Comics Scholars Survey Results, November 1995

compiled by Peter M. Coogan


In Comic Art Studies #46 I offered a survey of comic scholars and presented the results at the Popular Culture Association and American Culture Association Conference (the PCA), held in Louisville, Kentucky, March 18-21, 1992. I presented my findings in one session, and then hosted a round-table discussion of the survey in another session. The round-table turned out much better than I had expected; we had a full room, and held a serious discussion for the full hour and a half. An earlier version of the following was also published in Comic Art Studies #47.

We opened the round-table with remarks by Thomas Inge, Blackwell Professor of the Humanities at Randolf-Macon College, Julie Ratliff, professor of English at Ball State, and myself, graduate student in American Studies at Michigan State, about the general state of comics scholarship today.

Dr. Inge commented on some of the things we don't need in comics scholarship. We shouldn't treat comics as if they're a source of empirical data about the culture; thus a study of the height of women in 20's comic strips won't tell us anything about the height of women in the 20's. He also said that methodologies adapted from other fields, although useful, won't help us get to the root of what makes comics distinctive. We shouldn't try to prove that Maus, for example, is as important as The Sound and The Fury. On the other side, Inge stated that we do need biographies of creators, just like all other fields; and that, as yet, no definitive history of the comic strip exists. He added that many creators of the Golden Age are still living, and if we act quickly we can collect and preserve their valuable papers. Finally, Inge closed with a call for a serious journal for comics studies.

Ms. Ratliff concurred with Dr. Inge's comments and added that the field suffers from a lack of resources and access to materials, as well as the fact that we really have no criticism which is our own (i.e. we have to borrow from other fields). She mentioned that she has come across many articles lacking theoretical bases and written by scholars woefully unfamiliar with the medium and the field. She cited Richard M. Turner's paper "Metacomics" (presented at the 1991 convention) as the kind of responsible work the field needs more of.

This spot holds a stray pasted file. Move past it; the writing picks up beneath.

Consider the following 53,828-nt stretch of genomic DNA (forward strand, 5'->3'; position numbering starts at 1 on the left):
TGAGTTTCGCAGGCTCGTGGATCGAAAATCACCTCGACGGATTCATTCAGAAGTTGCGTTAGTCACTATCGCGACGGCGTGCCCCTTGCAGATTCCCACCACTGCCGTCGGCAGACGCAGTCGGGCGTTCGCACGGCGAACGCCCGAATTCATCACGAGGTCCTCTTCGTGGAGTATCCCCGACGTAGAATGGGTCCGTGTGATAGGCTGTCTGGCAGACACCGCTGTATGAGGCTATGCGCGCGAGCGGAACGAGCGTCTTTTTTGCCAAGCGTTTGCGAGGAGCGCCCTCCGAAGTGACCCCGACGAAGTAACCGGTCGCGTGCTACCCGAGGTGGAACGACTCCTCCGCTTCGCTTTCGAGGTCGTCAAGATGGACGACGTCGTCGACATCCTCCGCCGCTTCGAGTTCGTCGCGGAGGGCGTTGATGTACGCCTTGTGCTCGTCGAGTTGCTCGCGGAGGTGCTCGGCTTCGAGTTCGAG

While agreeing with everything Tom and Julie said, I decided to focus on some of the positive features of the state of comics scholarship. I see a great and rising interest in comics studies, especially at the graduate and undergraduate levels. There seems to be a coming generation of scholars interested in centering their careers in the field. With the increase of multi- and interdisciplinary programs and departments, interest in and acceptance of comics studies should grow, due to the inter-disciplinary nature of comics themselves. Holding annual Comic Arts Conferences at the major comic book conventions will hopefully provide a place for scholars to gather and share ideas with professionals.

On to the survey. I plan to constantly revise and update the survey results as new responses come in. Contained here are the responses of 26 scholars and some of my own thoughts in addition. The survey questions have been revised and reordered based on the various comments of the respondents and some thought I put into the questionnaire's design. I would like to run the survey every year or two and keep it updated as barometer of comics scholarship. Hopefully my survey will serve as a collection of the issues of comics scholarship and a springboard for future discussions.

You may want to refer to the survey to follow along. Pertinent questions are included below. The open-ended nature of my questions made collating the results difficult, so for that reason alone I'm actually glad that 200 responses didn't come in (although it would have been an interesting problem). I'd like to thank all the respondents, especially those I quote frequently. Please click on the desired section heading to see current results:

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